The 87th Annual Meeting of the American Association of Physical Anthropologists (2018)


Session 9. Reevaluating the Meaning of "Oral Health" in Bioarchaeology. Invited Poster Symposium. Chair: Marin A. Pilloud, J.P. Fancher Co-organizers: Fancer, J.P., Texas State University, San Marcos

April 12, 2018 , Hill Country D Add to calendar

In 2014, the American Dental Association House of Delegates adopted the following definition of oral health, “a functional, structural, aesthetic, physiologic and psychosocial state of well-being… essential to an individual’s general health and quality of life” (http://www.ada.org/en/about-the-ada/ada-positions-policies-and-statements/ada-policy-definition-of-oral-health).  This definition raises questions about how bioarchaeologists currently use the term, as it is not possible to understand the “psychosocial well-being” of past populations based only on physical records.  Traditionally, oral health in bioarchaeology has included analyses of dental caries, antemortem tooth loss, periodontal disease, calculus deposits, dental wear, and periapical lesions (or abscesses).  These research foci are in line with the World Health Organization definitions of dental disease, which include “dental cavities, periodontal (gum) disease, oral cancer, oral infectious diseases, trauma from injuries, and hereditary lesions” (http://www.who.int/mediacentre/factsheets/fs318/en/).  While these dental diseases may be relatively straightforward to diagnose in a clinical setting with a well-known patient history and clinical records, similar diagnoses in archaeological populations may be impossible to assess.  Further, bioarchaeologists may make assumptions about the etiology of these conditions, which may not be appropriate.

The goal of this symposium is to bring together scholars in the fields of bioarchaeology, dental anthropology, paleopathology, as well as dentists working in a clinical setting to reevaluate and redefine ‘oral health’; with a focus on exploring alternate terms that do not overreach the abilities of their conclusions.  Such terms could include dental disease, growth disruption, and pathological conditions of the oral cavity along with specific, supportable differential diagnoses based in the clinical literature.  Through a dialogue of dental pathological conditions we can arrive at a more nuanced understanding of ‘oral health’ that is firmly entrenched in biological reality and can be extended to archaeological populations.  The symposium will consist of definitions of terms and conditions as well as case studies from modern and ancient populations.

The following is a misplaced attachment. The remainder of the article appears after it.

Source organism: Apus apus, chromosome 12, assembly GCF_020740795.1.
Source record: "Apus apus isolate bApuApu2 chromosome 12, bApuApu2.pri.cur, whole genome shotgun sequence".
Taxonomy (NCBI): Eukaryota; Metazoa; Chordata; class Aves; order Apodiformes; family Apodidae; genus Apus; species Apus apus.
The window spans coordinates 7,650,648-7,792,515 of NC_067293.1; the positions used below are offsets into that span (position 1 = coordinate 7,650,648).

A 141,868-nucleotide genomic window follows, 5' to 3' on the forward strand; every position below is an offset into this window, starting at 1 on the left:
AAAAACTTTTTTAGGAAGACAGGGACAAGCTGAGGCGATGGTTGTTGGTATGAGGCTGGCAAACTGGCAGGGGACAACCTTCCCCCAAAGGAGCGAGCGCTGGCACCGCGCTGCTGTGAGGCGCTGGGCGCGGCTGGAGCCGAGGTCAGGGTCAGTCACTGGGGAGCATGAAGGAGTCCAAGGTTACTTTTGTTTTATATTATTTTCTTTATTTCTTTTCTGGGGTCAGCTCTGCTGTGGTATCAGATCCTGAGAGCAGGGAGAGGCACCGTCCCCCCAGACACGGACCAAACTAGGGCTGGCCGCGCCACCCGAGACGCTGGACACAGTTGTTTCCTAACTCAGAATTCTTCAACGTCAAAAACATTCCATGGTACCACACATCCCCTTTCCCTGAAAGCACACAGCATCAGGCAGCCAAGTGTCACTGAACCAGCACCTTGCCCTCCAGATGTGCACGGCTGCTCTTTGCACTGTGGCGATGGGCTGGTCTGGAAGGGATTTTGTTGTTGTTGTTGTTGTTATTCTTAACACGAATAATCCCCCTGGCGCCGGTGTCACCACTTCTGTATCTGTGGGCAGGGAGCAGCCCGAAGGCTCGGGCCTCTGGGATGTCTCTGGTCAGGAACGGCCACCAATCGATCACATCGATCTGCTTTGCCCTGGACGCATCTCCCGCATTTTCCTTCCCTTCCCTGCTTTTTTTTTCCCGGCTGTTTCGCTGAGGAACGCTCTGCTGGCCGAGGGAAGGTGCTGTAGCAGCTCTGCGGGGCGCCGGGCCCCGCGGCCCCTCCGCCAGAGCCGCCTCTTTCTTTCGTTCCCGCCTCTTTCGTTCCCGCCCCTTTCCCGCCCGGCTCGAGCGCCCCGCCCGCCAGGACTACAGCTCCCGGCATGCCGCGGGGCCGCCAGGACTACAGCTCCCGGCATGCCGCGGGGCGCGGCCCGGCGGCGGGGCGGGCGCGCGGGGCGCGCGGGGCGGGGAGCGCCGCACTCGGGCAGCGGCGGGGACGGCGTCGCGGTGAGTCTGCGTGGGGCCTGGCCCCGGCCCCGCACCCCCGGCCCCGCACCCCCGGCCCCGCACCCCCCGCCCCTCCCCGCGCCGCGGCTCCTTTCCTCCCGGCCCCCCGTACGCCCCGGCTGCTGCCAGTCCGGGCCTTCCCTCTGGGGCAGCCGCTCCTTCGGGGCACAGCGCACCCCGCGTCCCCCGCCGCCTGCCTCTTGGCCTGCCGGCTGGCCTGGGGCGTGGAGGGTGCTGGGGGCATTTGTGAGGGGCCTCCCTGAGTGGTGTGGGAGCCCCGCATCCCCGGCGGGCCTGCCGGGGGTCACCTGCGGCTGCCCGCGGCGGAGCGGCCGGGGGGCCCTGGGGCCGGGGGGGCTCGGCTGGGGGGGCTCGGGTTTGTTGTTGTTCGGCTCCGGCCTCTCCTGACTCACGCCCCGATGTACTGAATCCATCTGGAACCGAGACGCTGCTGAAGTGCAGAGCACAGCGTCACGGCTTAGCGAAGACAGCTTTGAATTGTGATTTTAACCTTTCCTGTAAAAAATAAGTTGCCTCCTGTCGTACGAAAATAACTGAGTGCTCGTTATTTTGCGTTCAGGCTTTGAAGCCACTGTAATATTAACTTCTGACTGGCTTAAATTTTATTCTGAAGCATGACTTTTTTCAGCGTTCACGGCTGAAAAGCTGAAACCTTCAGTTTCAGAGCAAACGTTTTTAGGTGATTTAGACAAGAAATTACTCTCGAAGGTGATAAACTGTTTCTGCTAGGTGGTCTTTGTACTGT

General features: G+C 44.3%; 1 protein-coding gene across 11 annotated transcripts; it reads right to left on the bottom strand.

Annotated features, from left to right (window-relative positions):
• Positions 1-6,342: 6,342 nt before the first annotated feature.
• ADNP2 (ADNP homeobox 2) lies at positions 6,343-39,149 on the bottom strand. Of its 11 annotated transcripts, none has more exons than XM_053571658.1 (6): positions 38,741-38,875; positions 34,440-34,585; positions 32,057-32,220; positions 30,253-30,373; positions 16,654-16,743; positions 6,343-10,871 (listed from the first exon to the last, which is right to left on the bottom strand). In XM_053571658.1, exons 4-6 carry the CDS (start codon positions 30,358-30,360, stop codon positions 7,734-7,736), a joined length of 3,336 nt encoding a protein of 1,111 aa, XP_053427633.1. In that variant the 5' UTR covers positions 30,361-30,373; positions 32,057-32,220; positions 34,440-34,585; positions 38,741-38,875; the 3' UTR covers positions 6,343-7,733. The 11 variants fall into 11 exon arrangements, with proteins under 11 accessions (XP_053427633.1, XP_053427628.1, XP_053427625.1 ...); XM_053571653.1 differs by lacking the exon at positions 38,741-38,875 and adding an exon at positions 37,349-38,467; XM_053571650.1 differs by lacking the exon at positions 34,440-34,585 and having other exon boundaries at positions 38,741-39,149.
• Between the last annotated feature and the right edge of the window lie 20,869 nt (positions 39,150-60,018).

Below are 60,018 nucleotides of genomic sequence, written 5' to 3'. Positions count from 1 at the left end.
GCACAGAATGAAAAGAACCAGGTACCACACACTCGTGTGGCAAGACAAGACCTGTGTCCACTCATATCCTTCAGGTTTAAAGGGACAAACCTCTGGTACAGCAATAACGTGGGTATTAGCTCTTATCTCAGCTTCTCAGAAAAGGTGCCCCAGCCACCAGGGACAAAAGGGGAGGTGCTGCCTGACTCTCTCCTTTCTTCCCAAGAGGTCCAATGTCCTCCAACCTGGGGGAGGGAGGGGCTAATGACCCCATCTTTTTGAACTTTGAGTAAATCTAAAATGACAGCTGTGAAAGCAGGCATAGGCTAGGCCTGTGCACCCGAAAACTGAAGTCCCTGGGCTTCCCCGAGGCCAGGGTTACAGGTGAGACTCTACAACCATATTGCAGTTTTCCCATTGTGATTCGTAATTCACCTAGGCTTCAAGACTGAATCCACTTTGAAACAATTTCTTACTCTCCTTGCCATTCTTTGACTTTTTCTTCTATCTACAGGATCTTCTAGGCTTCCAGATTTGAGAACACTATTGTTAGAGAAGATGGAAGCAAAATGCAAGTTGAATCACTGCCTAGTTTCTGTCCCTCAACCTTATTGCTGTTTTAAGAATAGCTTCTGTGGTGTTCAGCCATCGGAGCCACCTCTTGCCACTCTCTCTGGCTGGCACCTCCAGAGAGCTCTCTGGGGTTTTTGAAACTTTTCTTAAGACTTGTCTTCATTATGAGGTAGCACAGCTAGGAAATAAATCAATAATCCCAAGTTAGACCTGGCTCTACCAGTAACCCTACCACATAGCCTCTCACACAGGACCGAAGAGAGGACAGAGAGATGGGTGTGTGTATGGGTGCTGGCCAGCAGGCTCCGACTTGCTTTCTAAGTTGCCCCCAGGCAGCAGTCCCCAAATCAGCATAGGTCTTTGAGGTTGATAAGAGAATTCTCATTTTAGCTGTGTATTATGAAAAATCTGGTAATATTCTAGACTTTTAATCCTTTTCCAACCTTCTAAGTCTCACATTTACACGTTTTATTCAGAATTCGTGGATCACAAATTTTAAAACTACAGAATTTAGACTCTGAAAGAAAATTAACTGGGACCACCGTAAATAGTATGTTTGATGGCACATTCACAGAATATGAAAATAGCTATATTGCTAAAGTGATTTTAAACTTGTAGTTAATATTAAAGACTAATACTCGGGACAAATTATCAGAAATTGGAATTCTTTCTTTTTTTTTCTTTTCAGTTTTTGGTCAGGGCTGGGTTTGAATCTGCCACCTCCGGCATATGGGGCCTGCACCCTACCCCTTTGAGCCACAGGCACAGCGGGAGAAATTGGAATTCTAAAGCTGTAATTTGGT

Presentation of odd numbered posters
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Presentation of even numbered posters
Discussant: Simon Hillson
1 Add to calendar Outlining a Definition of Oral Health within the Study of Human Skeletal Remains. Marin A. Pilloud, J.p. Fancher.
2 Add to calendar Overview of Dental Disease and Differential Diagnosis Based on Detectable Artifacts of Disease. James P. Fancher, DDS, MA, PhD.
3 Add to calendar Oral Health and the Eastern Agricultural Complex in the Kentucky Lake Reservoir, Tennessee. Maria O. Smith, Tracy K. Betsinger.
4 Add to calendar Periodontal health and the lifecourse approach in bioarchaeology. James T. Watson, Alexandra Tuggle.
5 Add to calendar Calculus and survivorship in medieval London: the association between dental disease and a demographic measure of general health. Samantha L. Yaussy, Sharon N. DeWitte.
6 Add to calendar A sub-continent of caries: Prevalence and severity in Early Holocene through recent Africans. Joel D. Irish, Fawn Carter.
7 Add to calendar Questioning Oral Health: Dental Caries and Survivorship in Late/Final Jomon Period Hunter-Gatherers from Eastern Coastal Honshu, Japan. Kayla Kubehl, Daniel Temple.
8 Add to calendar Defining and recording periodontal disease and gingivitis in archaeological assemblages: a perspective from ancient Sudan. Rebecca J. Whiting, Daniel Antoine, Simon Hillson.
9 Add to calendar The Medieval Mouth: Interpreting Oral Health in European Populations. Katie Zejdlik, Jonathan D. Bethard, Zsolt Nyárádi, Andre Gonciar.
10 Add to calendar Bioarchaeological and odontological perceptions of “oral health” in Mexican populations. Andrea Cucina, Elma M. Vega Lizama, Marco A. Ramirez Salomon.
11 Add to calendar Bruxism: Prevalent Pathology, Problematic Paleopathology. Allison J. Foley.
12 Add to calendar Defining good health in the Paleolithic: Oral disease and a very distant patient. Sarah A. Lacy.
13 Add to calendar Oral Health in the North Atlantic during Viking and Medieval Times: The Good, the Bad, and the Ugly. G. Richard Scott, Rose L. Perash, Laura Cirillo, Cortney N. Hulse, Cassie E. Skipper, Stephanie J. Cole, Michaela J. Schroeder, Chelsea Arce.